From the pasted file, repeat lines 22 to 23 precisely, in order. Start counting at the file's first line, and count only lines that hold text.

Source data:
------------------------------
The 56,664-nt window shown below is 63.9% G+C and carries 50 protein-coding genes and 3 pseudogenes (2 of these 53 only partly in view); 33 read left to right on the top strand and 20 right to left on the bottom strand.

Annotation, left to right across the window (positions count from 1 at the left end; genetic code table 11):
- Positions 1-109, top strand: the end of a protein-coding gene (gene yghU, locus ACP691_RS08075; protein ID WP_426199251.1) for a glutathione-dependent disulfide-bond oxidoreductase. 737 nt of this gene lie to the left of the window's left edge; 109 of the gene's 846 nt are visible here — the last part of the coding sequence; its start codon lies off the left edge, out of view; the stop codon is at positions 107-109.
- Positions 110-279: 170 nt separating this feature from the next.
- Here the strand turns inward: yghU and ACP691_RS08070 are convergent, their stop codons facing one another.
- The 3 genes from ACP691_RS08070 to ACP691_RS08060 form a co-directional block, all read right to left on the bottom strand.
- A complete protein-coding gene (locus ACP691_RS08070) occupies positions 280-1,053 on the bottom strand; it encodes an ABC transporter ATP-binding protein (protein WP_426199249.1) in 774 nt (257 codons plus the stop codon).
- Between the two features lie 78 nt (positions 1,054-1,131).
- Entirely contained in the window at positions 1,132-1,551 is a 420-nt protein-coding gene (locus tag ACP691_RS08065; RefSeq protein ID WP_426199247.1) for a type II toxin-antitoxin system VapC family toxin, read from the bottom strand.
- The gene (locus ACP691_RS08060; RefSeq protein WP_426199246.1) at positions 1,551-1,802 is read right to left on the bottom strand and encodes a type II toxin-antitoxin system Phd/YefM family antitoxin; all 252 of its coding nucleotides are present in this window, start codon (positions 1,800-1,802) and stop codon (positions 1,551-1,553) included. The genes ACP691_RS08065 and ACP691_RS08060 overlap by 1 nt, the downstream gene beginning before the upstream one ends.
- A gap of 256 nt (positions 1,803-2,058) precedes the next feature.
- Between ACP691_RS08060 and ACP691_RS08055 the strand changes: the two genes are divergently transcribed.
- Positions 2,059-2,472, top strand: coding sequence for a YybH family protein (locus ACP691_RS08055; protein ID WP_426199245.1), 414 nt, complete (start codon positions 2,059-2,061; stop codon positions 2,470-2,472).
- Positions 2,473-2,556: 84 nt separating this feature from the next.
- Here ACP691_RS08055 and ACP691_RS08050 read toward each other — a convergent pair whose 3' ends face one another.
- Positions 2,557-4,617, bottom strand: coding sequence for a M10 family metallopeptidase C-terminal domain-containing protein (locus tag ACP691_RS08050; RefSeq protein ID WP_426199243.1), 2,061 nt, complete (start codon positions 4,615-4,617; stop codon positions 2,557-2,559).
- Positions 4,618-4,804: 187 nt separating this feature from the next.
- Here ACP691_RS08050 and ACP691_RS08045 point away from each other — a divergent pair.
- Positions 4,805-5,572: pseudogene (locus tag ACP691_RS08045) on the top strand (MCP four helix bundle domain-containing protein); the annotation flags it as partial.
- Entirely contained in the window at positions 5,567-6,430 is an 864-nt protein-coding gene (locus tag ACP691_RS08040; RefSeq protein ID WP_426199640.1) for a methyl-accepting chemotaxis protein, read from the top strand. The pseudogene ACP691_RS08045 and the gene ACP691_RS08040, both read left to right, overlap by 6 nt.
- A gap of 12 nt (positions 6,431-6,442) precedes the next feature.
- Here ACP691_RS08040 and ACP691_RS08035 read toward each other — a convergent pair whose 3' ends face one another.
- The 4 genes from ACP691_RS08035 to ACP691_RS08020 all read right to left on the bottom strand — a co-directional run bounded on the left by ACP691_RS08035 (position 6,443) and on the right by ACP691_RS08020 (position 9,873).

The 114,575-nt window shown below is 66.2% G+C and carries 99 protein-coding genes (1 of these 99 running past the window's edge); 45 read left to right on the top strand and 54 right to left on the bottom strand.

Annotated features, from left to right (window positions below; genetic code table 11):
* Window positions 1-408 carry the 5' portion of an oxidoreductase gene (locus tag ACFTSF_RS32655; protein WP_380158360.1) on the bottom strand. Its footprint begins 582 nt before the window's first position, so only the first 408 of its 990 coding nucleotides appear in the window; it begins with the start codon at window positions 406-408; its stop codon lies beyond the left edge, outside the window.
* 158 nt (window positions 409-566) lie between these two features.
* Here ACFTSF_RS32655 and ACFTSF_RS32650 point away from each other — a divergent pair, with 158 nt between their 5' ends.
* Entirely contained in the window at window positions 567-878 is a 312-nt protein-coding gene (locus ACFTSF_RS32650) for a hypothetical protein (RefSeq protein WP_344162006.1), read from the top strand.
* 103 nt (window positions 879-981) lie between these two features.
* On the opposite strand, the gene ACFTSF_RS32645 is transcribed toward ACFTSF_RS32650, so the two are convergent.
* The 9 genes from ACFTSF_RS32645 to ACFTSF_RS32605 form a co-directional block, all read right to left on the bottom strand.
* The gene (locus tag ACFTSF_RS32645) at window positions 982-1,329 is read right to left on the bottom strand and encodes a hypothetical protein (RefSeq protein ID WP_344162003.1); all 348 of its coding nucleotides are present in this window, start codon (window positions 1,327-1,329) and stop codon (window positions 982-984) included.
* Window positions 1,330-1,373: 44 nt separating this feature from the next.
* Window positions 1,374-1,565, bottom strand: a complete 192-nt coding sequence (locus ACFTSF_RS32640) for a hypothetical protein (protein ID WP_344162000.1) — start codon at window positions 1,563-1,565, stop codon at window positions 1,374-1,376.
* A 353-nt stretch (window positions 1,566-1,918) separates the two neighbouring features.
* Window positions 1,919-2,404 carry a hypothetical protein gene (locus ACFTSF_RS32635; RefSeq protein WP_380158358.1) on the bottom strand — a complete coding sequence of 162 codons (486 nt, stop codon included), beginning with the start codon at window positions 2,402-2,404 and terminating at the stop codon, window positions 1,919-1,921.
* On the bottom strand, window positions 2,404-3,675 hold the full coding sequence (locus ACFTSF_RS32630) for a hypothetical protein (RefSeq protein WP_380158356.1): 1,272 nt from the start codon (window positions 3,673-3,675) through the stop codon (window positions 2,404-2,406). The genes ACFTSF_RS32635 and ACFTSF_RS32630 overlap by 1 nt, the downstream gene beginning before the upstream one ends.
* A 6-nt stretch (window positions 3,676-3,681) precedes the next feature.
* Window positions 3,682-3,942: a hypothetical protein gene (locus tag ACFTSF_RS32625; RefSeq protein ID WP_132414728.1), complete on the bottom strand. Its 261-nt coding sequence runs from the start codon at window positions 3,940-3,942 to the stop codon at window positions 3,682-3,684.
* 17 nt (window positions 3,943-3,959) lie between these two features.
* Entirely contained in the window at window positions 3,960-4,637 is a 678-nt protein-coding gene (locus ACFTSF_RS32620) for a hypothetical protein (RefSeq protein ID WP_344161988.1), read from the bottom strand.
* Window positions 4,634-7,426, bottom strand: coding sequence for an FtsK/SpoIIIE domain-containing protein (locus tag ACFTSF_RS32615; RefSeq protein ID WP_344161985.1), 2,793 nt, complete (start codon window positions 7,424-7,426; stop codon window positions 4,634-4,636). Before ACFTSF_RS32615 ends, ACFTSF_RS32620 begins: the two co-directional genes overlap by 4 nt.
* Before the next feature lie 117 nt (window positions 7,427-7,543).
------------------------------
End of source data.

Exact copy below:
- Here ACP691_RS08040 and ACP691_RS08035 read toward each other — a convergent pair whose 3' ends face one another.
- The 4 genes from ACP691_RS08035 to ACP691_RS08020 all read right to left on the bottom strand — a co-directional run bounded on the left by ACP691_RS08035 (position 6,443) and on the right by ACP691_RS08020 (position 9,873).